Moody’s Investors Service is planning to change its approach to rating a fast-growing type of commercial-mortgage-backed security that could result in better grades on many deals and bring the firm more business.
The company said Thursday that it was requesting feedback on proposed changes to the way it assesses some of these securities, including those that transform giant single mortgages -- such as on a portfolio of hotels -- into a series of bonds with varying risks. Based on the new criteria, Moody’s said that it may raise its ratings on many securities by one to three levels.
The firm had been all-but shut out of those deals, so the move would likely help Moody’s win more business. It also raises questions about whether the firm is caving in to pressure from Wall Street banks to offer more favorable grades.
“The proposed changes are grounded in a rigorous analysis of the sector and our expectations of future performance,” said Thomas Lemmon, a spokesman for Moody’s.
The new ratings criteria is related to deals known as single asset/single borrower and multi-borrower large-loan transactions. The firm said it was adjusting the loan-to-value ratios it uses as a benchmark in grading such deals, after they “performed in line with or exceeded Moody’s expectations” following the 2008 financial crisis.
In the first half of this year, it ranked behind four other credit graders on U.S. single-borrower transactions, assigning ratings on just four of 28 deals, according to data compiled by Commercial Mortgage Alert. Moody’s was the top grader for more traditional “conduit/fusion” sales, offering ratings on each of the 27 deals of that type, even while being left off of lower-ranking portions.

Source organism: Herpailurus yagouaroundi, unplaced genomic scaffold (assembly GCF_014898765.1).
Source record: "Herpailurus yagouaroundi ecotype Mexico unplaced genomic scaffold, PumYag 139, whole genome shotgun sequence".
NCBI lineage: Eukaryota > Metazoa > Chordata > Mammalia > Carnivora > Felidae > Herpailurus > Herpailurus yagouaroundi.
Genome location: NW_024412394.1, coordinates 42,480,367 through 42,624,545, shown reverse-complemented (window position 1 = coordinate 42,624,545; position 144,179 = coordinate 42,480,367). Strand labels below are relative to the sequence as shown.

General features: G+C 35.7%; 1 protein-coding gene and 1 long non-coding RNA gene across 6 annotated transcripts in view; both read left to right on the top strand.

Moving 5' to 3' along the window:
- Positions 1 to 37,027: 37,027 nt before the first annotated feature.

“This proposed methodology change may increase the number of deals rated by Moody’s in the future,” Morgan Stanley analyst Richard Hill wrote Thursday in a note to clients.
Moody’s has been among the most vocal credit graders in warning of riskier lending in the larger part of the commercial-mortgage bond market in which multiple loans get bundled together, and it has been ranking fewer of those securities, known as conduit deals.
During the housing bubble, the widespread practice of so-called ratings shopping fueled a “race to the bottom” among credit graders as they sought to avoid losing market share, helping to fuel the later financial crisis, according to a 2011 report by a congressionally appointed panel.
The single-borrower market has been driving an increasing amount of issuance in commercial bonds. Sales rose to $18.9 billion in the first half of the year, up from $10.4 billion a year earlier, while conduit offerings climbed to $27.4 billion from $25 billion, according to data compiled by Bloomberg.
In January, Standard & Poor’s agreed to what the Securities and Exchange Commission called a one-year “timeout” from assigning ratings on conduit securities in a settlement over claims it bent criteria to win business.
Moody’s Corp. shares were trading at $109.73 at 10:56 a.m. in New York on Friday, after closing at $110.31 on Thursday.